1942-45 US Naval Air Combat Information School Training Photo Archive 830 Images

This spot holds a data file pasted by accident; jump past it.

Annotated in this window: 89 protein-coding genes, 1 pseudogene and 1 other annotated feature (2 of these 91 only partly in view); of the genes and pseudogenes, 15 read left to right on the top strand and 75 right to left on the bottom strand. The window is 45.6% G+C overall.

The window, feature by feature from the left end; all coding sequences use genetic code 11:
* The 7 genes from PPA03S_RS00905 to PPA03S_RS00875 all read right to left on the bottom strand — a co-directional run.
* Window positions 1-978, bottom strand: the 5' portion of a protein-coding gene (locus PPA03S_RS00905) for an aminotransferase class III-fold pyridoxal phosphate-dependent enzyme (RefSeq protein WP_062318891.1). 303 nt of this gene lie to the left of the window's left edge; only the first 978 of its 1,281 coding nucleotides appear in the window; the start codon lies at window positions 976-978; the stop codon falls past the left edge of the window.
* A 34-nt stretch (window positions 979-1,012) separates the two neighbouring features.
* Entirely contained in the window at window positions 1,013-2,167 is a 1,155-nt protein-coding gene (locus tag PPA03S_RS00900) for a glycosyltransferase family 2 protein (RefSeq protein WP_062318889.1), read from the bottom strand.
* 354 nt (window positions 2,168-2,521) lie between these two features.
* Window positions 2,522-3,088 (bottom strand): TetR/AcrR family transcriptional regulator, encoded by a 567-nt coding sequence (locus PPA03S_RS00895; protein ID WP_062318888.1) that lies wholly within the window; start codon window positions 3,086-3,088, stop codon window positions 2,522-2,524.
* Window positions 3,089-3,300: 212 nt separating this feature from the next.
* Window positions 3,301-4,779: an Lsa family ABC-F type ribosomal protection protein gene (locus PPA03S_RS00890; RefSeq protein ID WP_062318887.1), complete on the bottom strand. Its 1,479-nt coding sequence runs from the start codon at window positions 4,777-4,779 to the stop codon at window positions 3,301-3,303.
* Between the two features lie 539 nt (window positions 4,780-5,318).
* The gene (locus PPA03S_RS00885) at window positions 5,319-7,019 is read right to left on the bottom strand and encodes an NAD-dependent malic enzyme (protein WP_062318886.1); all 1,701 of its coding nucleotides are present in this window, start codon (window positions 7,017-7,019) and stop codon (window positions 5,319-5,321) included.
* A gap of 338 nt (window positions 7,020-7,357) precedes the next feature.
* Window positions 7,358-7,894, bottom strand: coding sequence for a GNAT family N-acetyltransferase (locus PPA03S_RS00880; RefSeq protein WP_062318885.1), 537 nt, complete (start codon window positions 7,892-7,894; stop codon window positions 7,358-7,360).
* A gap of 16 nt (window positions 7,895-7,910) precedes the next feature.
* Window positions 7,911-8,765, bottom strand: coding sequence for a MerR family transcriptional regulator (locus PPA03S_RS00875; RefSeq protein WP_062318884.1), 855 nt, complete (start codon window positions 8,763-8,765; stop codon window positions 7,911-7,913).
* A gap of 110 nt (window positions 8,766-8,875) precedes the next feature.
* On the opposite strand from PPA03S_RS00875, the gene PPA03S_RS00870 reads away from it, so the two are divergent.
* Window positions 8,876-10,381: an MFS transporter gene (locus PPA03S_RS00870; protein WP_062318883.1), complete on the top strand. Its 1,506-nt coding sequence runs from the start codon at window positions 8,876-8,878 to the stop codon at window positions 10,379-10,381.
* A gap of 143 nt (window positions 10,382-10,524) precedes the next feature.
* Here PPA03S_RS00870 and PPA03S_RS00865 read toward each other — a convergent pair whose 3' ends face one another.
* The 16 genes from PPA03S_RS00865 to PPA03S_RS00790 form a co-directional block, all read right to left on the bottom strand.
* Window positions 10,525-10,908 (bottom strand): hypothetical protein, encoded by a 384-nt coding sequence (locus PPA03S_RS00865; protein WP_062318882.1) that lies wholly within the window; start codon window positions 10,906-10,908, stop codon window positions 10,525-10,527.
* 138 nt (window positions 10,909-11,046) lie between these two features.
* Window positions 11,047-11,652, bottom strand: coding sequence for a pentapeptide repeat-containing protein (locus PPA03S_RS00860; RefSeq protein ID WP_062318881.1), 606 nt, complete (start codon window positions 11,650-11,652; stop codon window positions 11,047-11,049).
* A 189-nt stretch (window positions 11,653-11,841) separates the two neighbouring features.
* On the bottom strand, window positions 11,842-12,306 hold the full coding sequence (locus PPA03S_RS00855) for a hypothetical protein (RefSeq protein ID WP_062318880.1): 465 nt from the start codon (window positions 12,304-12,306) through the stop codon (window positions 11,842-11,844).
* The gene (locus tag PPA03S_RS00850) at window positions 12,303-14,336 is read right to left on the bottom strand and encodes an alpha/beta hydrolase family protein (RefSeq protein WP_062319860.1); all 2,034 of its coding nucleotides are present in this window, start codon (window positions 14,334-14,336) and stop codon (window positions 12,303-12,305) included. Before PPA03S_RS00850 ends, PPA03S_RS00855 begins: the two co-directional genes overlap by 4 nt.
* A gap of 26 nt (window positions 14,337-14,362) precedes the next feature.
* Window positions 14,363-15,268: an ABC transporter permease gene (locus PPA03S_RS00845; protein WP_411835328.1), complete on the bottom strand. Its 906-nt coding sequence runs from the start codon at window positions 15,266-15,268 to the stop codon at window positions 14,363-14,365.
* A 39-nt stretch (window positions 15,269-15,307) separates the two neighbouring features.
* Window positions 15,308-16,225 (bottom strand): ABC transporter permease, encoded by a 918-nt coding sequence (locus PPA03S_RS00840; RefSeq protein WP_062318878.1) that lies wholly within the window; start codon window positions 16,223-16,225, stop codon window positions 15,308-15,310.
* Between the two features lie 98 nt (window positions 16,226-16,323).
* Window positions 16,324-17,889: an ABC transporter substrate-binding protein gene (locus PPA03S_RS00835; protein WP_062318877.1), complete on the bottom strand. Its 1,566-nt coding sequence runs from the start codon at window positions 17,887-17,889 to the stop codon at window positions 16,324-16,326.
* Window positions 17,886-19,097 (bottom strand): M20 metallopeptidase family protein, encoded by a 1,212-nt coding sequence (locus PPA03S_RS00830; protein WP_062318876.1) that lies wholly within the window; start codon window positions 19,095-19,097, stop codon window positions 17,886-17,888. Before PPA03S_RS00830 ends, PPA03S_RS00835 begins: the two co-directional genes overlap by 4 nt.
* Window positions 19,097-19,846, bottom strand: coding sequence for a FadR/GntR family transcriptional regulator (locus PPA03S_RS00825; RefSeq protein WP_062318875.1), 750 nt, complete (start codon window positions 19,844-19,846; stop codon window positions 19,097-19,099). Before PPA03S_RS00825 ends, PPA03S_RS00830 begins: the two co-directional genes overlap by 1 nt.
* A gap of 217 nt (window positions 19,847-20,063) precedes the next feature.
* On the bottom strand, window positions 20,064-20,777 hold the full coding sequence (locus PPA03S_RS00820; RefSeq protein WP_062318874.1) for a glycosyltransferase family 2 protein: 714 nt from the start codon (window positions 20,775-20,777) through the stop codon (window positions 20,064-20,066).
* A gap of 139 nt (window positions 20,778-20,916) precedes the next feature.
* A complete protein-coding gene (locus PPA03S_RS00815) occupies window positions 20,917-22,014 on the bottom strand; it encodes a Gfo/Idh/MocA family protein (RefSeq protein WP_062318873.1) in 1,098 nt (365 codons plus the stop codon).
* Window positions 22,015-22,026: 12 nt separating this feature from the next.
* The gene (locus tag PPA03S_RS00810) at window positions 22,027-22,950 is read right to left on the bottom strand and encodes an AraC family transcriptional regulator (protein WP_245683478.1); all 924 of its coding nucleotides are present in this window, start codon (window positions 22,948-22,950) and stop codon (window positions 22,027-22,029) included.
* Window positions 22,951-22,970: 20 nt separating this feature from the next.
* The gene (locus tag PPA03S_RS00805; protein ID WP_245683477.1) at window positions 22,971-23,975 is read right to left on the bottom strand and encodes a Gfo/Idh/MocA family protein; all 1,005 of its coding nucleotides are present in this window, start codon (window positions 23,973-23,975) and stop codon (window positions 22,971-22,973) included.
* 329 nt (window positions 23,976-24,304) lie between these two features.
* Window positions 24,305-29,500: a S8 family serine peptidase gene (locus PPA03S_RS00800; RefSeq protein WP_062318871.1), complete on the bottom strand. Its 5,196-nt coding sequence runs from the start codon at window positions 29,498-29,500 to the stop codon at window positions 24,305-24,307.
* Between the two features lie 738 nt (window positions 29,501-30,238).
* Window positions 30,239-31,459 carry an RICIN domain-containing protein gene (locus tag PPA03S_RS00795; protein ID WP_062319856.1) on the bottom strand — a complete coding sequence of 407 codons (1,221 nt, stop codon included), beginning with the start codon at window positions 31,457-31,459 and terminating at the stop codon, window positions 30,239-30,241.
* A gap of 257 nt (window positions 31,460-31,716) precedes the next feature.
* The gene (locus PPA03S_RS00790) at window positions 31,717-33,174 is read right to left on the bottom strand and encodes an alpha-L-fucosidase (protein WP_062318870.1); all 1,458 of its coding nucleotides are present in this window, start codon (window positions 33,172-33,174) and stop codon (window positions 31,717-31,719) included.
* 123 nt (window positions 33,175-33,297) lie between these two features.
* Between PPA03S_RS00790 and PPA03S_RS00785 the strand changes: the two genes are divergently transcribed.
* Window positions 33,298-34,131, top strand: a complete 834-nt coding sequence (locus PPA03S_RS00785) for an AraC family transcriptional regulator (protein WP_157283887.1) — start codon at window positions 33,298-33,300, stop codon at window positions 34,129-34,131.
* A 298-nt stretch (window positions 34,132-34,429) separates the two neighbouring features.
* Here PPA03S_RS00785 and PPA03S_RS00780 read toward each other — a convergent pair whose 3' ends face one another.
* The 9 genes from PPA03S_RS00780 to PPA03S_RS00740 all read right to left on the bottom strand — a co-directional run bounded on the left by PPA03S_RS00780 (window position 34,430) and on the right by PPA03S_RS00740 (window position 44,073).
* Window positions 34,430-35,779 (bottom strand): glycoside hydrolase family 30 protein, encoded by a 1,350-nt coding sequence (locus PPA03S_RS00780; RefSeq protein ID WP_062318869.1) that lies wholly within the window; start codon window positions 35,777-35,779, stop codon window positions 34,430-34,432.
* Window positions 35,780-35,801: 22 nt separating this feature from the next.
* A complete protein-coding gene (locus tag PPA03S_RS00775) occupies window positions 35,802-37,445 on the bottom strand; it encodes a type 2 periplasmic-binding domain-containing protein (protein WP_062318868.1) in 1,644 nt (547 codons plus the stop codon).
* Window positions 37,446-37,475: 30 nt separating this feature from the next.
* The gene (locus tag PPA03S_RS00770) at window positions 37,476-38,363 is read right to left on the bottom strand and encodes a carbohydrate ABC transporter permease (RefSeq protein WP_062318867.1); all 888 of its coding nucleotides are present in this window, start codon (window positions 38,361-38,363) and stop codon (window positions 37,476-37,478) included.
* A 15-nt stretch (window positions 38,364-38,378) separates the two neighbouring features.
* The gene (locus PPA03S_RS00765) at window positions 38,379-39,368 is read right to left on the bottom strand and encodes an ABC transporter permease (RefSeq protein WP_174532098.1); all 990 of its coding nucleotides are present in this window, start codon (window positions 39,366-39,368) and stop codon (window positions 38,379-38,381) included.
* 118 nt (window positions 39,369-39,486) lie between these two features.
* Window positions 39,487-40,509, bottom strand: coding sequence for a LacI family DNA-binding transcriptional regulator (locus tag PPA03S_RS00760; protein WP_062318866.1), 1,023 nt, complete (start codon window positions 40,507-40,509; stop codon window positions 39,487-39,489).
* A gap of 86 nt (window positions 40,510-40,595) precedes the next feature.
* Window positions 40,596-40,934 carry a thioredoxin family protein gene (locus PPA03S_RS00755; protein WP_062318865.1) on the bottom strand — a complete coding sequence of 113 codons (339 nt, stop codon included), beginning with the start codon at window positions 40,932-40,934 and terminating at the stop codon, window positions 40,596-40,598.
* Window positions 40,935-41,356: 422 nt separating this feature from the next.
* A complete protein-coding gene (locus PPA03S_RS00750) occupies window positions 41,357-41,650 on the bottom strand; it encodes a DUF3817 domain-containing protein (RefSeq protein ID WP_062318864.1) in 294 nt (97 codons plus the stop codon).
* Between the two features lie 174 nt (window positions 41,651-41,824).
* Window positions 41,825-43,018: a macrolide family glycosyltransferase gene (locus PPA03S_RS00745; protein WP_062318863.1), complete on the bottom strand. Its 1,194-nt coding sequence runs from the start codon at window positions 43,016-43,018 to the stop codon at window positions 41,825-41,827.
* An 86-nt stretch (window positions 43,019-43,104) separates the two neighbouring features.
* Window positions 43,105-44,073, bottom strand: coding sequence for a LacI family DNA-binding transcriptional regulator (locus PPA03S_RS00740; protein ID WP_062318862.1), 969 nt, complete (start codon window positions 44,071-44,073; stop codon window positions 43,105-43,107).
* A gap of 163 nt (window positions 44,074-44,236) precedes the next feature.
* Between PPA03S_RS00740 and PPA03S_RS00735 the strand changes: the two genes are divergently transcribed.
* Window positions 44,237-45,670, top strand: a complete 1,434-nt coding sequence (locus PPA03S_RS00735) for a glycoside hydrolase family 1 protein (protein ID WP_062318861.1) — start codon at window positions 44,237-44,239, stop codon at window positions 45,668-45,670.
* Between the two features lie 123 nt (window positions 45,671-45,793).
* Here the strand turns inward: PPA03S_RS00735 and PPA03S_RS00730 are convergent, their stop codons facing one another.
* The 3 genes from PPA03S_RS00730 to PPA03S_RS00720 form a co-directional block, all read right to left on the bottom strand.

This lot came directly from the Rhode Island estate one of the instructors of the NACIS and his name is printed on many of these. These flash cards or recognition cards measure 3 x 5 inches each and the archive is arranged by type of craft and image count: 152 Aircraft Carriers, 164 Battleships, 73 Heavy Cruisers, 302 Light Cruisers & Destroyers, 56 Submarines, and 85 Tankers, Landing Crafts, etc, for a total of 832 images. Additionally, some of the craft types are broken down by name and type- the Aircraft Carriers, for instance, are broken down by name- The USS Ranger, USS Enterprise, USS Saratoga, USS Essex, etc. The flash cards, some marked “Confidential”, contain mostly aerial photos and printed paper images of the actual craft in question. The USS Enterprise, for instance, has about 25 images and printed drawings, schematics, etc, dedicated to it, from as many different angles as was available at the time. As stated, all of these images were classified, many (mostly photographs printed on photographic paper) are stamped on the back”Official Photograph- Not to be used for publication by order of the chief of the Bureau of Aeronautics. The NACIS trained many personnel during World War 2, and this is as complete an archive of that training school as you could wish for given it came from one of the instructors there and is still to this day a pretty much unknown entity. Again, there is here a total of 830 flash cards, split out between actual photographic images and military issued classified pre printed images of the major military craft of World War 2. The backs of each image bear the technical info on the ships and the date the image was taken. Here’s some info on the NACIS from a book called “The Navy’s Air War” published by Harper & Brothers, New York & London, 1946. Another important aspect of training, and one that was continued throughout the pilot’s career even in the combat area, was recognition training. The best training in the world was of little use if the pilot used this skill to knock down our own planes, bomb our own submarines, or attack our own vessels. It was equally of little avail to train men to the peak of perfection in combat technique, if they sat back to watch casually the approach of a friendly plane, only to find out too late that they were welcoming a Jap Zero or Betty. To combat these possibilities, recognition courses of limited scope had been given as early as the First World War. A smattering of such training had been given in American models prior to the Second World War. The first wartime innovation was the launching of the Aircraft Model Program, in which the Navy in January, 1942, asked the youth of the nation to build 500,000 models of standard combat aircraft. Plans and standard templates were furnished through the Office of Education, which cosponsored the project, to the school systems of the nation. Soon small-scale models, carefully drawn to such a scale that at 35 feet the model would appear as a plane would at half a mile, were flying from the ceilings of recognition classrooms, pilot ready rooms, and barracks reading rooms. So hearty was the initial response of high school boys and girls all over the nation, that an additional 300,000 models were requested before the year was out. Certificates were given students after they had completed a certain number of models. The Navy and the nation owe a debt of gratitude to this unselfish service of its youth. The early stages of recognition training were based on the socalled WEFT (Wings, Engine, Fuselage, Tail) system. It was found, however, that in actual combat there was barely time to count to four, much less attempt to analyze four different characteristics of a rapidly approaching plane. Since recognition so often had to be practically instantaneous, a new type of visual recognition was perfected by Dr. Samuel Renshaw, of the Ohio State Research Foundation. A crude analogy of this theory was often given by recognition instructors. They pointed out that one could recognize a friend walking down the street, without knowing, or at least without having to call to mind, before recognition, the color of his eyes, the shape of his head, or his waist measure. The Ohio State system was adopted by the Navy in May, 1942, and a special school was opened at Ohio State University, 20 July 1942, to train twenty-five recognition instructors every two weeks, a course which was quickly extended to two months. The system featured the use of slides, flashed on a screen at rates varying from an initial 110 of a second working up for a while to 175 of a second. This put a premium on the flash or instantaneous recognition of friendly and enemy types so essential under combat conditions. The Ohio State system became universally adopted and was taught in the fleet, in shore stations, and in practically all training schools other than the technical training maintenance schools. An important aspect of flight training from the diplomatic standpoint was the training of foreign pilots. Under lend-lease agreements, training of Latin-American pilots and a few Free French pilots was begun in 1942. Occasional representatives of Latin-American countries had been trained in the past, but the program had not been on a firm basis. In April, 1942, however, invitations were issued to most of the Latin-American countries through the State Department, and favorable responses were received immediately from seven countries and later from others. The first men arrived from Peru in May, 1942, and a small but steady stream followed from Argentina, Brazil, Chile, and other countries to the south. The largest number trained were from Brazil. In all more than three hundred p316 received this training. The training program for these individuals was modified and in general, for purposes of security, excluded operational training. Toward the close of the year training was inaugurated for the Free French, and since these men were at war, they received more thorough training. In 1944, when Catalinas were transferred to the Soviet government, Russian flight crews were sent to this country and given training to acquaint them with this type of plane and its equipment. STRIPES ON A BUSINESS MAN. The training of ground officers, newly commissioned from civilian life, tentatively begun in the field of aeronautical engineer officers in February, 1941, swelled immediately after Pearl Harbor. Following British precedent, a school for training officers in photographic interpretation was convened at Anacostia, District of Columbia, 5 January 1942. An outstanding school for developing ground officers was that conducted at Quonset Point, Rhode Island. The original plans to have all Reserve officers for the aeronautical organization trained at Anacostia, under discussion in December, 1941, were quickly dropped, and in February, 1942, the Naval Training School (Indoctrination) was established at the huge and relatively new air station at Quonset Point, Rhode Island. The underlying theory of this school was that men who were successful lawyers, businessmen, teachers, and newspapermen could with a modicum of indoctrination become very useful in different administrative capacities to naval aviation, and could relieve pilots for combat or instructional purposes. As a result, men from all walks of life, from their late twenties to late forties were commissioned and poured into Quonset. Here they were subjected to a two months’ period of military drill, courses in the fundamentals of naval service, recognition, naval aviation, naval regulations, naval courts and boards, and seamanship. Those who lived through this period will always have certain ineradicable memories: the Iowa merchant, who a few weeks before had been bossing clerks around in a dry-goods store, painfully trying to unravel the intricacies of an official naval letter; the North Carolina realtor having trouble differentiating between an F4U and a navy blimp flashed on the screen at 125 of a second; the Maine hotel man vainly trying to recall which was his right shoulder on the drill grounds; the California professor shining the shoes of an Ohio newspaperman preparatory to inspection; the New York stockbroker fussing over a wrinkle in his bunk sheet with all the meticulousness of an elderly spinster. P317 Upon the completion of the course, which handled as many as 750 officers at one time, the graduates were parceled out among the various establishments of naval aviation. They went to sea frontiers, air stations, further training for specialized tasks, to become photographic officers, fighter directors, and engineering officers to mention only a few of the many tasks performed by this group. An important outlet for the younger Quonset men especially was the Air Combat Information School, which was also established at Quonset. These were the men who briefed the pilots before and after flight, kept them abreast of operational data, and collected intelligence information both for the pilots and for higher echelons. Hardly a history of a naval squadron has been written without tribute being paid the willing and effective contribution of these men. Much of their entrenchment cannot be measured by any tangible gauges, but by the intangible factor of personal relationship. The ACI officer, though often some years older than the pilots, ate with them, and when occasions permitted, drank with them, worked with them, counseled them, and all in all acted as a leveling influence on young men living under the terrible uncertainty of modern war. The item “1942-45 US Naval Air Combat Information School Training Photo Archive 830 Images” is in sale since Tuesday, December 29, 2020. This item is in the category “Collectibles\Militaria\WW II (1939-45)\Original Period Items\United States\Photographs”. The seller is “amsons” and is located in Portland, Maine. 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